The number one thing you'll have to understand before you can write a successful book is the relative nature of "good". Until you can show that a good powergamer and a good dramatist are both good players in their own styles, you're doomed to fail.
    excellent point.

    my bias is showing. but i don't believe munchkin players have anything to offer, and by default the DM is not obligated to offer him anything in return. he can go play zelda and be the antisocial power-gamer he wants to be against his xbox and not ruin anyone's fun... and here's where the problem lies...

    the DM can't be expect to:

    a) write a story
    b) detail NPCs, maps, locations, etc.
    c) administer the game (maintain the flow, know the rules, have everyone, involved)
    d) make things interesting

    AND

    e) put up with everyone's nonsense

    somewhere people have to bend to the DM. because if they're not bending to the DM, they need to start paying him for his time.

    the DM should have an equal vote about the tone and quality of the game, especially if he's bound by all these rules about how to run things for the PCs.

    and a good player, understands his role in this.... and if his role IS munchkin super power gamer, he needs to realize he doesn't get to be the center of attention all night. in fact, he's lucky if he gets to shine for longer than 5 rounds of the final fight of the evening.

    at this point, i should list the SEVEN types of gamers... these are, by marketing standards, the people you have to focus your product on when selling.

    Power Gamer. This is the guy who knows how to make the most with the least amount of rules. He knows that a gnome barbarian is the best combo for dealing maximum damage in a round, etc. He typically purchases books with more feats, equipment, etc.

    Combat Monkey. Different than than the power gamer, the combat monkey's character has one schtick that the player is particularly proud of. All of his energy goes into making the perfect chain fighter, etc. The character is effective in combat, but the main purpose of the character is to kick ass.

    Escapist. He's here to kill things, loot things, and generally just play. He wants to escape the rigors of the real world. His characters are one-dimensional and provide the game with nothing, but provide the player with the joy of killing stuff. He's just happy rolling dice.

    Storyteller. Typically also a DM, the storyteller is concerned with making sure everything fits together. He doesn't care about rules and generally doesn't even care if he succeeds at all his actions.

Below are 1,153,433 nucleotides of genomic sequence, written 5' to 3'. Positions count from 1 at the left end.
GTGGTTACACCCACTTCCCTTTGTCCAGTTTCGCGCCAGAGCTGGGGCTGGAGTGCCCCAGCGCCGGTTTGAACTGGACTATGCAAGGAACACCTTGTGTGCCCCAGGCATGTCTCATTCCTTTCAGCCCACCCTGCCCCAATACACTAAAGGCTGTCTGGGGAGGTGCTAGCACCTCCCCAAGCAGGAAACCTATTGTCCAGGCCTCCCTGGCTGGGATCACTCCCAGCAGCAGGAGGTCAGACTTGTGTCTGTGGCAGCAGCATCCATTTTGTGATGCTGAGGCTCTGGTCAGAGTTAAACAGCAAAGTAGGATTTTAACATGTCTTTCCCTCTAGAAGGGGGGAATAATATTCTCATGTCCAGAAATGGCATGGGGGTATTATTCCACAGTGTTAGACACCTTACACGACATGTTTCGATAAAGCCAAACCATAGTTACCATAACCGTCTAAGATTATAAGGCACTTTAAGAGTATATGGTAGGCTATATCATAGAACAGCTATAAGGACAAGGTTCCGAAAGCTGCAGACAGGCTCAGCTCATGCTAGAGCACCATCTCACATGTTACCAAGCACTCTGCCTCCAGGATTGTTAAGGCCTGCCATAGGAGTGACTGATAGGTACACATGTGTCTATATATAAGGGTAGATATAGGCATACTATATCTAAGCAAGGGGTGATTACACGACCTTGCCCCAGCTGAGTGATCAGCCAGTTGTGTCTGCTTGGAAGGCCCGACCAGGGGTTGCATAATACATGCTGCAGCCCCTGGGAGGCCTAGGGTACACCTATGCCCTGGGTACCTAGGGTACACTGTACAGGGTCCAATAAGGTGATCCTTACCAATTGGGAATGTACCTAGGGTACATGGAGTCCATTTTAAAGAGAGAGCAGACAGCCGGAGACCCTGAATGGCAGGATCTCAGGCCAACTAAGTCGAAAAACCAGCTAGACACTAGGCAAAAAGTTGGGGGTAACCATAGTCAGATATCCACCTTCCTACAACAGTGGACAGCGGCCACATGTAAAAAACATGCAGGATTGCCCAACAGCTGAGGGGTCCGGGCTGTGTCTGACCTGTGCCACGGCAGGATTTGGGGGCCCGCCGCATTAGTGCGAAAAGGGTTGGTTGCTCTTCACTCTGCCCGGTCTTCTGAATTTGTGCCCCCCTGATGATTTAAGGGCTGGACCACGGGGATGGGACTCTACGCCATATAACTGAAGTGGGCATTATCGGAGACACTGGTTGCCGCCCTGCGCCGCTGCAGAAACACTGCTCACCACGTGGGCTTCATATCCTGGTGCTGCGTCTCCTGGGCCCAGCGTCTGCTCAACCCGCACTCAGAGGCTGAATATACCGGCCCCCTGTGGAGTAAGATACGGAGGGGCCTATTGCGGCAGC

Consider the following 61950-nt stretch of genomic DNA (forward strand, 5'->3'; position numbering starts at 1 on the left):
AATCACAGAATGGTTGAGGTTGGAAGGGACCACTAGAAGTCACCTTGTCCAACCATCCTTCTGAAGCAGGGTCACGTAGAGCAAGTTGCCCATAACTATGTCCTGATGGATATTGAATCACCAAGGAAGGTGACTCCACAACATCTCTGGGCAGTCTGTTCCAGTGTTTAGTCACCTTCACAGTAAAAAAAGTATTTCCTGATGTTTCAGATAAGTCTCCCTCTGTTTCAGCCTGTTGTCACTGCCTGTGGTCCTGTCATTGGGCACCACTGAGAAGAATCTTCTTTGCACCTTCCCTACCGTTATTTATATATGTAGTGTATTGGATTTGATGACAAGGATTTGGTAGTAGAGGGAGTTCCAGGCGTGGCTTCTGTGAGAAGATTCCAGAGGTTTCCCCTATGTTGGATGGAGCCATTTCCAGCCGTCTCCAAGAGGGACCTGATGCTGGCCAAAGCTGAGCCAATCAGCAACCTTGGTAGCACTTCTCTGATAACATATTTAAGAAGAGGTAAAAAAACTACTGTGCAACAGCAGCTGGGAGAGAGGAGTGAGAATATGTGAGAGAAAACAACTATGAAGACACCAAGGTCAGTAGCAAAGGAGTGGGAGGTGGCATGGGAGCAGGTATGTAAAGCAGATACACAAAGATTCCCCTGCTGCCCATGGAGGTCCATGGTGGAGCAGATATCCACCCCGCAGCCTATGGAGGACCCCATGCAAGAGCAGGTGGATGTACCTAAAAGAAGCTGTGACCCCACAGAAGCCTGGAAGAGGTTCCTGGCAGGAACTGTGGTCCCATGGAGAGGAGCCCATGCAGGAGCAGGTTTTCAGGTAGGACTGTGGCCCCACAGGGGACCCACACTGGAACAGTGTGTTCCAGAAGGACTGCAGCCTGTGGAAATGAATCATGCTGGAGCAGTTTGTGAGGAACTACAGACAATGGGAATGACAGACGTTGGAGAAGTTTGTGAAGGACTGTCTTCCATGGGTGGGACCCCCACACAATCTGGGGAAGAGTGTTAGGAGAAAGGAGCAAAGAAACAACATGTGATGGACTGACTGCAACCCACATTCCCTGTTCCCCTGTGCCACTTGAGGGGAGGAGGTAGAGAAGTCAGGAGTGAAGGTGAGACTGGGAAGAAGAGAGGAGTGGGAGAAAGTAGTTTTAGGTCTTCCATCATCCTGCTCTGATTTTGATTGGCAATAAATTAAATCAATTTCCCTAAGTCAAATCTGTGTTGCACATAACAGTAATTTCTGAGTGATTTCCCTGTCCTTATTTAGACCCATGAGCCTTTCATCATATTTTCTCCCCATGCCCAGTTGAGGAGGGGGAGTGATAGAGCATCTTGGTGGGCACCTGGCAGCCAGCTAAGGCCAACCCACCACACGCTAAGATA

Actor. Particularly devoted to character motivation, themes, mood, and drama. The actor creates characters that come alive at the table, but generally are less effective in combat. In battles, he tries to do things that the rules do not support. DMs have a hard time juggling this sort of player.

    Hanger-On. A friend of a friend. This person shows up to game because someone he knows games. He generally doesn't buy books.

    Casual Gamer. This is the guy who is inconsistent in showing up. He loves making characters, trying out new systems; playing asheron's call one week, and everquest another. He's buying pattern is unreliable.

    and of course, some people are combinations, but generally one trait stands out.

    the key, i think, is to make sure a book covers these elements and details how the PCs will get more OUT of the game, if they can adhere to these basic principles.

    and "good" isn't as relative as you may think.
    author of the World's Largest Dungeon, Ultimate Toolbox, King for a Day, and more

  8. #8
    Quote Originally Posted by Umbran
    I think the major problem you'll find is that defining "good player" wil be a bit more slippery than defining "good GM".

    The GM's role in the game is highly service-oriented. The GM's job is to provide something for the players, and one canmeasure his or her success by how much the players like the offerings.

    The player's role, traditionally, is not quite so service-oriented. While playing is a cooperative endeavor, the player's role is a bit more centered upon themselves, and that makes grading their performance a bit more difficult.
    That attitude is the problem right there. If a player is self-centered, then they should seek a form of entertainment that best suits selfish play, such as MMO gaming.

  9. #9
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    Quote Originally Posted by jim pinto
    in all this time, i've never seen a book for PLAYERS that gave advice on how to be a better PLAYER
    Well, it's not a dedicated book, but D&D for Dummies does address some of the issues you mentioned. Apart from role-playing advice scattered throughout the book (the "How to Play a Fighter/Rogue/Sorcerer/Cleric" sections in the chapters covering the four basic classes, for example), Chapter 21 addresses "Role-playing and Working Together").

    Still, a dedicated book on how to be a better player is a neat idea .

  10. #10
    I wrote a couple of essays on the subject for the newsletter of the RPG association at the university I was at at the time back in 1987. That's Entertainment and Leads and Excuses. I think some of them are floating around the 'Net somewhere.